The latest food trend we've got our eye on? Buckwheat, which, interestingly, is not actually wheat. Get the scoop on this seed (and flour!), and find out how to use it in your kitchen. Hint: It will rock your gluten-free world.
What is Buckwheat?
Buckwheat is a plant that is closely related to sorrel and rhubarb, and is eaten for its seeds. It's classified as a pseudocereal, which contributes to the confusion about its “wheaty” name.
Buckwheat groats, the hulled kernels of the seeds (sometimes called kasha), are used to make porridge or savory dishes. Groats can also be ground into flour and used for soba noodles, French galettes, or swapped with regular flour to make American-style pancakes or other baked goods. Because it is gluten free, buckwheat is a good option for those on a special diet.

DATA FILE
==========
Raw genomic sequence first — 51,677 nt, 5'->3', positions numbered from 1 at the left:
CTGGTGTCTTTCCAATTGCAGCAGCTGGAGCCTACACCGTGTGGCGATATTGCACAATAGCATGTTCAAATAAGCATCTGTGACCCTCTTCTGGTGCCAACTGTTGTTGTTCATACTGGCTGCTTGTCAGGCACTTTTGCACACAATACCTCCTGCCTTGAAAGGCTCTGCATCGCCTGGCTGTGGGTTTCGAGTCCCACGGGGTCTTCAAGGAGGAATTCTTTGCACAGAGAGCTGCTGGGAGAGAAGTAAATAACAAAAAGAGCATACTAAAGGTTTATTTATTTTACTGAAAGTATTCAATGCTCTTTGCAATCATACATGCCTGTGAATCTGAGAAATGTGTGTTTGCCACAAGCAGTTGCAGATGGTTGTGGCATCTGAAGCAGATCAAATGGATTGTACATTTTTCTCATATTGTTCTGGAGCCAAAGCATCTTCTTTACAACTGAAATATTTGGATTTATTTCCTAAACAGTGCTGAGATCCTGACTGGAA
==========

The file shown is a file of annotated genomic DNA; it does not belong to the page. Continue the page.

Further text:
How to Enjoy Buckwheat
Buckwheat has an earthy, toasty, nutty flavor. Here are a few ways to incorporate buckwheat into breakfast, lunch, and dinner:
· Toss cooked soba noodles with veggies and a light dressing for a filling lunch dish.
· Swap buckwheat in for some or all of your flour in baked goods.
· Try your hand at making galettes, savory French mushroom crêpes opens in a new tab.
· Cook groats with a mixture of other whole grains and wilted greens.
· Make a slow-cooked breakfast porridge, adding your favorite toppings.
· Use buckwheat flour to coat chicken for oven-frying.
· Mix the flour with grated vegetables for gluten-free fritters and latkes.
Crazy for food trends? Learn more about what's hot in the kitchen on the Whole Foods Market YouTube channe opens in a new tabl.